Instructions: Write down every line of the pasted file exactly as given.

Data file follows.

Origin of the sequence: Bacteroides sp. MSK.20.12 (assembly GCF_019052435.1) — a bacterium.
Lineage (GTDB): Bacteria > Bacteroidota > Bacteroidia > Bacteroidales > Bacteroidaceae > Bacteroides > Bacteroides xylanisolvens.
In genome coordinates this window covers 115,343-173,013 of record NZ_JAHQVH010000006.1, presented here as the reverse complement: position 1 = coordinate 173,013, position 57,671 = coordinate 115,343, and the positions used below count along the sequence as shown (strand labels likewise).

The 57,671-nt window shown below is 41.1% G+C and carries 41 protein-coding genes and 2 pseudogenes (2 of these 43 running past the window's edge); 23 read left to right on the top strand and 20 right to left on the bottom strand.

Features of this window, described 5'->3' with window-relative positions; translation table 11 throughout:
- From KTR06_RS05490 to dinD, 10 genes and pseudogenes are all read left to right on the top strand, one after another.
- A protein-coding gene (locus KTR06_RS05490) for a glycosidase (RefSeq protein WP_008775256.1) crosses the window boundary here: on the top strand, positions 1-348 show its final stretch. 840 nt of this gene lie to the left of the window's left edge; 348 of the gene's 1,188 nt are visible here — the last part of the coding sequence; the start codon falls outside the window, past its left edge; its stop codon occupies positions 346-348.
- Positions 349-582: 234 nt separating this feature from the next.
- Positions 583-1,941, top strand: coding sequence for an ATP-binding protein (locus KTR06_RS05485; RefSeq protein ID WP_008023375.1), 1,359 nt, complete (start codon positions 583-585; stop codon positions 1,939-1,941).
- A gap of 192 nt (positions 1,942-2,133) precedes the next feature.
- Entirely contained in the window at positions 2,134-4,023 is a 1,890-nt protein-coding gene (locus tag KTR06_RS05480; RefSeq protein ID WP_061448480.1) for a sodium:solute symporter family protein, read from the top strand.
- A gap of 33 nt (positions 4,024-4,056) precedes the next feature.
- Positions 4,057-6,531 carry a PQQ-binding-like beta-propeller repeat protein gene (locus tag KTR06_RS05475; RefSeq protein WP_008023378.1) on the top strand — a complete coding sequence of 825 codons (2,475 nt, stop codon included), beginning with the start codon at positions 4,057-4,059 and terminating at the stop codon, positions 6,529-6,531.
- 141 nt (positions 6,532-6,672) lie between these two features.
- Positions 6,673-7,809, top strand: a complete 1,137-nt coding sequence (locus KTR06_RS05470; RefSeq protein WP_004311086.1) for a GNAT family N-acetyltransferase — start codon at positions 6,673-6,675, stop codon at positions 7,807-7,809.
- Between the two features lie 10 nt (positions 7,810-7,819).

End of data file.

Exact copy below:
Origin of the sequence: Bacteroides sp. MSK.20.12 (assembly GCF_019052435.1) — a bacterium.
Lineage (GTDB): Bacteria > Bacteroidota > Bacteroidia > Bacteroidales > Bacteroidaceae > Bacteroides > Bacteroides xylanisolvens.
In genome coordinates this window covers 115,343-173,013 of record NZ_JAHQVH010000006.1, presented here as the reverse complement: position 1 = coordinate 173,013, position 57,671 = coordinate 115,343, and the positions used below count along the sequence as shown (strand labels likewise).

The 57,671-nt window shown below is 41.1% G+C and carries 41 protein-coding genes and 2 pseudogenes (2 of these 43 running past the window's edge); 23 read left to right on the top strand and 20 right to left on the bottom strand.

Features of this window, described 5'->3' with window-relative positions; translation table 11 throughout:
- From KTR06_RS05490 to dinD, 10 genes and pseudogenes are all read left to right on the top strand, one after another.
- A protein-coding gene (locus KTR06_RS05490) for a glycosidase (RefSeq protein WP_008775256.1) crosses the window boundary here: on the top strand, positions 1-348 show its final stretch. 840 nt of this gene lie to the left of the window's left edge; 348 of the gene's 1,188 nt are visible here — the last part of the coding sequence; the start codon falls outside the window, past its left edge; its stop codon occupies positions 346-348.
- Positions 349-582: 234 nt separating this feature from the next.
- Positions 583-1,941, top strand: coding sequence for an ATP-binding protein (locus KTR06_RS05485; RefSeq protein ID WP_008023375.1), 1,359 nt, complete (start codon positions 583-585; stop codon positions 1,939-1,941).
- A gap of 192 nt (positions 1,942-2,133) precedes the next feature.
- Entirely contained in the window at positions 2,134-4,023 is a 1,890-nt protein-coding gene (locus tag KTR06_RS05480; RefSeq protein ID WP_061448480.1) for a sodium:solute symporter family protein, read from the top strand.
- A gap of 33 nt (positions 4,024-4,056) precedes the next feature.
- Positions 4,057-6,531 carry a PQQ-binding-like beta-propeller repeat protein gene (locus tag KTR06_RS05475; RefSeq protein WP_008023378.1) on the top strand — a complete coding sequence of 825 codons (2,475 nt, stop codon included), beginning with the start codon at positions 4,057-4,059 and terminating at the stop codon, positions 6,529-6,531.
- 141 nt (positions 6,532-6,672) lie between these two features.
- Positions 6,673-7,809, top strand: a complete 1,137-nt coding sequence (locus KTR06_RS05470; RefSeq protein WP_004311086.1) for a GNAT family N-acetyltransferase — start codon at positions 6,673-6,675, stop codon at positions 7,807-7,809.
- Between the two features lie 10 nt (positions 7,810-7,819).